The HPC utility

The HPC utility (or hpcutil) is an CLI tool developed by the Technical Group of DCCN. The usage of it is similar to the CLI of git where a group of (sub-)sub-commands are provided in a hierarchical manner.

The in-terminal help for a subcommand and the supported flags of it are always available via the -h option. The CLI also supports tab-completion in BASH which means the suggested subcommands or flags is available by pressing the TAB key twice.

One can also use the avail subcommand to show a list of available commands, e.g.

$ hpcutil avail
|            COMMAND             |          DESCRIPTION           |
|  hpcutil avail                 | Print availab sub-commands.    |
|  hpcutil cluster config        | Print Torque and Moab server   |
|                                | configurations.                |
|  hpcutil cluster job meminfo   | Print memory usage of a        |
| [id]                           | running job.                   |
|  hpcutil cluster job trace     | Print trace log of a job.      |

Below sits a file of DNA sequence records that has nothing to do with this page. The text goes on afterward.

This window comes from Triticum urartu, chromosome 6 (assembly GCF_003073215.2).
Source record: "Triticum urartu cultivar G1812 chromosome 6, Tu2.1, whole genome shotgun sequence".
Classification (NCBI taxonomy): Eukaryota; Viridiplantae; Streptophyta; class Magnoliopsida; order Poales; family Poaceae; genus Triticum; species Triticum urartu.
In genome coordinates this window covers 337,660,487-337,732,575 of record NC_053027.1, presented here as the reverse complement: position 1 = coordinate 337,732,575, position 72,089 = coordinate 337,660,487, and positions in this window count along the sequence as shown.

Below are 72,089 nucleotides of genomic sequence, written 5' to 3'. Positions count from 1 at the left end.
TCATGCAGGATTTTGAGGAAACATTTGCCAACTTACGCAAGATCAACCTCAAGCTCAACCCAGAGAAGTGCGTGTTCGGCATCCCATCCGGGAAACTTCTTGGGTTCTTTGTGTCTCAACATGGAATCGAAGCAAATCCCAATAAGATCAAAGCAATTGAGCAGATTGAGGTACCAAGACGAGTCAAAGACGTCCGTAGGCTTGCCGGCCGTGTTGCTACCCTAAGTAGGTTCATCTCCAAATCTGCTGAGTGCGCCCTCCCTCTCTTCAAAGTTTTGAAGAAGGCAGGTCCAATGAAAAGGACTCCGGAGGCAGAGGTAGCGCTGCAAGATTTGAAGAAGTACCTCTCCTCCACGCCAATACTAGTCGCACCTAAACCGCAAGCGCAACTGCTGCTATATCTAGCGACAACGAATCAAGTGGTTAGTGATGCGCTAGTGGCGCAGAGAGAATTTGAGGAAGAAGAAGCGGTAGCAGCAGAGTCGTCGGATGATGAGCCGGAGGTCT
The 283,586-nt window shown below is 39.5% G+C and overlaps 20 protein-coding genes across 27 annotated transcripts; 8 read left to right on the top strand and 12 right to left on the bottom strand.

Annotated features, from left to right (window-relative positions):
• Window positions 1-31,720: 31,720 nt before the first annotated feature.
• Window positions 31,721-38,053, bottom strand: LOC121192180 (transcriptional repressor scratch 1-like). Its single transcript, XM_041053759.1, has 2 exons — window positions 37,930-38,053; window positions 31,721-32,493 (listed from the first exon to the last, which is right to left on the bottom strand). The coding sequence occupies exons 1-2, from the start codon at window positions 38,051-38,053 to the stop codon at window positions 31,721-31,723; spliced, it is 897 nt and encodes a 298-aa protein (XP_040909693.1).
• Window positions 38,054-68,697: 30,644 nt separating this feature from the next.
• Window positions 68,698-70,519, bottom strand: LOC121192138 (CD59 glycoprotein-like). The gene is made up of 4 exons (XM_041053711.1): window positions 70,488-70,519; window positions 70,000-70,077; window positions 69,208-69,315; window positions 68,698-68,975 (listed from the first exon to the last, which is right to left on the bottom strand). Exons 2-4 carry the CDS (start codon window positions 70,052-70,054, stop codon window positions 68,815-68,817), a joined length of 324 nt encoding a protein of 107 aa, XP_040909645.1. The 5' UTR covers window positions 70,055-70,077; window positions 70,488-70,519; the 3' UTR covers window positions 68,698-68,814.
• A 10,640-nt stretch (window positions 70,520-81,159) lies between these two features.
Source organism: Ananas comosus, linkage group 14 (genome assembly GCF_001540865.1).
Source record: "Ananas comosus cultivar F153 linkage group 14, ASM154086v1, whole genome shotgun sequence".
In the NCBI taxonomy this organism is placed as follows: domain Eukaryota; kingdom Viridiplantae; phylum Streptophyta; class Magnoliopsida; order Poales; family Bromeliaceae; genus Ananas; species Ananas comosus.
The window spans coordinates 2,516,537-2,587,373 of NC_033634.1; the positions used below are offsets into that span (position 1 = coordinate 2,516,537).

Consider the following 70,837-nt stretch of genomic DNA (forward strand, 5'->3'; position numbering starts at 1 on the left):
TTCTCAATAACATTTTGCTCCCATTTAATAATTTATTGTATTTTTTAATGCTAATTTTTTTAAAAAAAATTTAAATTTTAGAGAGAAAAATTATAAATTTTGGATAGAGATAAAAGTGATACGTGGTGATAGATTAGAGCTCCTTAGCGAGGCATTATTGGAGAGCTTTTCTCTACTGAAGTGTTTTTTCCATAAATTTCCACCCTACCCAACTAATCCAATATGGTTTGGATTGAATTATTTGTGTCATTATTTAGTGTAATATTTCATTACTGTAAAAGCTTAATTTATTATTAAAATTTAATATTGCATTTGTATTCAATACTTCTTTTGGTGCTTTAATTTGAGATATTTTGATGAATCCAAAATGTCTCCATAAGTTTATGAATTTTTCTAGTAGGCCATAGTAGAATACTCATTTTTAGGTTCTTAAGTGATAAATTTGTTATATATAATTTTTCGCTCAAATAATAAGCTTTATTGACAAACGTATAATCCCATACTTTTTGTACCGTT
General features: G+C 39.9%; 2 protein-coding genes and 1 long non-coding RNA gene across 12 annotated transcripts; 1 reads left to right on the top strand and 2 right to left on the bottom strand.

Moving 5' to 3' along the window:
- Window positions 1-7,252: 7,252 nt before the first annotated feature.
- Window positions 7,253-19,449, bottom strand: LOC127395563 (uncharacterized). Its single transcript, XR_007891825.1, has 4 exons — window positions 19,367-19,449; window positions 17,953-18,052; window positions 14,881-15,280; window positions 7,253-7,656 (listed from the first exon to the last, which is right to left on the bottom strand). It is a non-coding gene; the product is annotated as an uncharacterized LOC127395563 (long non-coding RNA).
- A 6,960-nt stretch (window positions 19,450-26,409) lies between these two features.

| [id]                           |                                |
| ... ... ...                    | ... ... ...                    |

The two major subcommands, cluster and webhook, are detailed further below:

The cluster subcommand

The cluster subcommand can be used to retrieve job or resource (node, software license) information of the HPC cluster. To get the in-terminal help of the cluster subcommand, one uses the following command in the terminal:

$ hpcutil cluster -h

where -h is optional.

It shows another level of subcommands that are available, for instance:

Available Commands:
  config      Print Torque and Moab server configurations.
  job         Retrieve information about a cluster job.
  matlablic   Print a summary of the Matlab license usage.
  nodes       Retrieve information about cluster nodes.
  qstat       Print job list in the memory of the Torque server.

One can then take one from those available command to move onto another level of the sub-commands. For example, if one wants to get nodes resource information, one does

$ hpcutil cluster nodes